Jaimoe’s Jasssz Band
Next up was another 72-year-old Hall of Famer I had never heard of. As it turned out, Jaimoe (of Jaimoe’s Jasssz Band) was none other than Jai Johanny Johanson, founding member of The Allman Brothers Band. Situated behind his kit, with a giant smile on his face throughout the performance, Jaimoe was surrounded by an entire jazz ensemble as they provided the foundation for Jr. Mack to lay down the blues. The set contained covers of songs by legends like Taj Mahal, Booker T. & The MG’s, and Fenton Robinson, as well as instrumental jazz sessions that should have had everybody on their feet, but unfortunately didn’t move the crowd as intended. Watching the seasoned vets ripped through such a varied selection of songs was thoroughly entertaining, but it wasn’t until they busted into The Allman Brothers’ “Blue Sky” that they hit the right nerve with the majority of the growing audience. If they were successful in one thing, it was bringing yet another unique sound to a night filled with unique sounds. No two sets were alike, including Jaimoe and his Jasssz Band.
Levon, a young trio from Nashville, were up next on the small stage. I don’t want to be negative about a band I know nothing about, but if I’m being honest, they did nothing for me. It’s hard to get a read on a sound during such a short set, but besides presenting some good harmony, they just didn’t seem on par with the rest of the line-up. Part boy band, part pop country; they just didn’t move me in any positive way. I literally couldn’t stick around until the end. In their defense, they did seem a little star-struck by their surroundings. Making up for experience with cheesy stories about taking home married waitresses who want to eat them like popsicles just didn’t cut it though.
The host of the evening took the stage at 7:45pm. The third Hall of Famer to do so, Gregg Allman was the first to get a standing ovation. In fact, what looked to be a capacity crowd stayed standing for his whole set, even though he never left the stool he propped himself up on. With nothing more than a rotating cast of guitars and Scott Sharrad by his side, Mr. Allman settled on an entirely acoustic set.
“Good evening; it’s good to see all you people.”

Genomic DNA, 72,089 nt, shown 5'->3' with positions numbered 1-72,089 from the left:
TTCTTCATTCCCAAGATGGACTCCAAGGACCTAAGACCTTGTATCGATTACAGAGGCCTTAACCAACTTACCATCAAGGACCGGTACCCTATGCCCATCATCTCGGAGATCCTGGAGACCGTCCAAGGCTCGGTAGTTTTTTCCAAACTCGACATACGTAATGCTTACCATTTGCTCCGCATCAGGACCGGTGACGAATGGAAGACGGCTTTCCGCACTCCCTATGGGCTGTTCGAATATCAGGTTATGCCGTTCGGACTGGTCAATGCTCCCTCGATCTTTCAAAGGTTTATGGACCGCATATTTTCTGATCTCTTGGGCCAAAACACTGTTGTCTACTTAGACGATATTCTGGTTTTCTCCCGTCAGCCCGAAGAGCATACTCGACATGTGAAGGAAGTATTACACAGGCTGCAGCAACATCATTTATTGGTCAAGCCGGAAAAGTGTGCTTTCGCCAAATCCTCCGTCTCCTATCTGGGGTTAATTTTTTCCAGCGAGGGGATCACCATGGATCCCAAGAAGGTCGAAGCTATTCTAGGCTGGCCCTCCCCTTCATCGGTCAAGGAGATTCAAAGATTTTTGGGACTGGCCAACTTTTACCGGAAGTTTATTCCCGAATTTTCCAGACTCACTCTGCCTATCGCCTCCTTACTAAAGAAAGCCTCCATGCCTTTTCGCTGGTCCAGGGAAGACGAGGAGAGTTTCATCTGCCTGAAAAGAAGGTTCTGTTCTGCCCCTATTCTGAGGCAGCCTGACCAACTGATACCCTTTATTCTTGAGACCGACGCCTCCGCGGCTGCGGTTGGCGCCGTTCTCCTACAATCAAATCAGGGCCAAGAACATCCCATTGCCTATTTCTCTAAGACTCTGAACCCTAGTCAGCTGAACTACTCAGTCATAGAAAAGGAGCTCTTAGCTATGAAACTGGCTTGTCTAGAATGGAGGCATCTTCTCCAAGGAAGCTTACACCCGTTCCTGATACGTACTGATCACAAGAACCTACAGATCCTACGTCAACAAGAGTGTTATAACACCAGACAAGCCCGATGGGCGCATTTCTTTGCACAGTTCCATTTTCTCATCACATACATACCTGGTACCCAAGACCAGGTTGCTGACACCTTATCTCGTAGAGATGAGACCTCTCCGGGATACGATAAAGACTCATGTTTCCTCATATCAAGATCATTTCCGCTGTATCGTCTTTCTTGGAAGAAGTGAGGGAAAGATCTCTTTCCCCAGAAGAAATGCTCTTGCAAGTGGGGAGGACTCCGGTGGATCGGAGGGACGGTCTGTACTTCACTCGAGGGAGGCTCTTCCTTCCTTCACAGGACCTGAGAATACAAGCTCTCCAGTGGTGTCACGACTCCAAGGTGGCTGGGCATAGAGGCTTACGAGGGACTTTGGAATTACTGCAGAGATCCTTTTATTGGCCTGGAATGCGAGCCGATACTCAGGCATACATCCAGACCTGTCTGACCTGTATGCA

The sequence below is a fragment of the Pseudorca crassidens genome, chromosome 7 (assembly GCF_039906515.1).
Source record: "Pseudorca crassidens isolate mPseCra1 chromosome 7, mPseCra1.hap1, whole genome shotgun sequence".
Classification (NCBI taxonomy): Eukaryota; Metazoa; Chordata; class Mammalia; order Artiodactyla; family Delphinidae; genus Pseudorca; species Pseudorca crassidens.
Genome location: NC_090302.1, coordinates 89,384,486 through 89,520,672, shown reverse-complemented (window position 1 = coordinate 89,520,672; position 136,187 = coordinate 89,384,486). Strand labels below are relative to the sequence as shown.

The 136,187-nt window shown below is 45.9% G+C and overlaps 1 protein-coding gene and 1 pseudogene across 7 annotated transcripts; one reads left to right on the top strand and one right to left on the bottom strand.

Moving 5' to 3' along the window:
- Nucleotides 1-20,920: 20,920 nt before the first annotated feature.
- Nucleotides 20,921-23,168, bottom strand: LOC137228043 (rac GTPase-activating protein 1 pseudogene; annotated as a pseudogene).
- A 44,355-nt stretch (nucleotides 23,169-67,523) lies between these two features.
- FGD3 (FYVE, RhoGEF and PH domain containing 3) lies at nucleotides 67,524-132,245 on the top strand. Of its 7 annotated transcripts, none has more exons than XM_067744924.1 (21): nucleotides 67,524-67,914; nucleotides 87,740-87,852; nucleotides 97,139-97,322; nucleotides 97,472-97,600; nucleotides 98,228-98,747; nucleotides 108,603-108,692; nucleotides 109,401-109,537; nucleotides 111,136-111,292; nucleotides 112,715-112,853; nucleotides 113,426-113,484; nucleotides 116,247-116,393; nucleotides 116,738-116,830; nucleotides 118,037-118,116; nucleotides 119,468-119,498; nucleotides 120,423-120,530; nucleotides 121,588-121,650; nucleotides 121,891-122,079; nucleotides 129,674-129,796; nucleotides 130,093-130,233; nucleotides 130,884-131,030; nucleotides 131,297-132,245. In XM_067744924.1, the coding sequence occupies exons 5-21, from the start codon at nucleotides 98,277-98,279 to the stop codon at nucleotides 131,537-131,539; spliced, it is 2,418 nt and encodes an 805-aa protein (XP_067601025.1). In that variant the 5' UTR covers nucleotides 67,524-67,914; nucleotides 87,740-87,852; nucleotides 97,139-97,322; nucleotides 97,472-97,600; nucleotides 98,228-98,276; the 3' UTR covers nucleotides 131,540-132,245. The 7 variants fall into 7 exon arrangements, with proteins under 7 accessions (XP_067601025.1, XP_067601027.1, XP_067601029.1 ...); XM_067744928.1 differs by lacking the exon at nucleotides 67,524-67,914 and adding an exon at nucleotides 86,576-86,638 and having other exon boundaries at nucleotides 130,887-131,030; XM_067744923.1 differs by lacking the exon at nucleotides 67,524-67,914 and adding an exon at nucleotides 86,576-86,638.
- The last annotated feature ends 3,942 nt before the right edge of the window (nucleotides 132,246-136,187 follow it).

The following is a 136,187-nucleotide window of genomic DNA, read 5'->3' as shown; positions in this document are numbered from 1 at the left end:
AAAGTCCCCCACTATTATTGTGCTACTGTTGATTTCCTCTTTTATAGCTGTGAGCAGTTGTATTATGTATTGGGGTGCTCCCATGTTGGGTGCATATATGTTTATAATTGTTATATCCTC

“Midnight Rider” came first, to the delight of the audience, before “Melissa” was prefaced with “next year we’ll bring back the whole band; you know how it is.”
I’d only seen The Allman Brothers once, and from a great distance, so I can’t speak to his usual disposition, but he did look like a man who was struggling a bit. That being said, he sounded great as he covered Muddy Waters and Jackson Brown back-to-back.
“I don’t think there’s ever been an acoustic version of this,” he admitted, before tackling “Whipping Post” without the backing of a true band. It was a success, as was “One Way Out”.
The end came way too soon, and I was surrounded by disappointed faces, but I made my way back up those stairs (for the third time!) with a smile on my face. As if it wasn’t enough that Gregg Allman was able to make it at all, seeing him perform a rare intimate set like that was pretty amazing. He might not have been 100%, but even at 70% the guy is a legend.
Lucie Silvas was the sole female artist of the night, and while she was definitely more pop than she was country, I feel like she succeeded where Levon failed. Literally bursting with energy, the British singer was backed by a fully capable band. Her new home, Nashville, rang through in her songs and she managed to show real range as she flew through steady rockers, bruised ballads, and even a cover of Roy Orbison’s “You Got It”. That last one ran a little long, causing her to have to cut a song off the end, but as she finished off with “Two Birds One Stone”, the peaks of the monoliths shone down bright, making for a pretty amazing scene. Out of all the small stage acts, I feel like Lucie Silvas has the brightest future. It’s possible she’ll even be playing the main stage someday. Although if she does, I hope the weather is good, because if she was freezing on Sunday night, she wouldn’t be able to handle the real cold.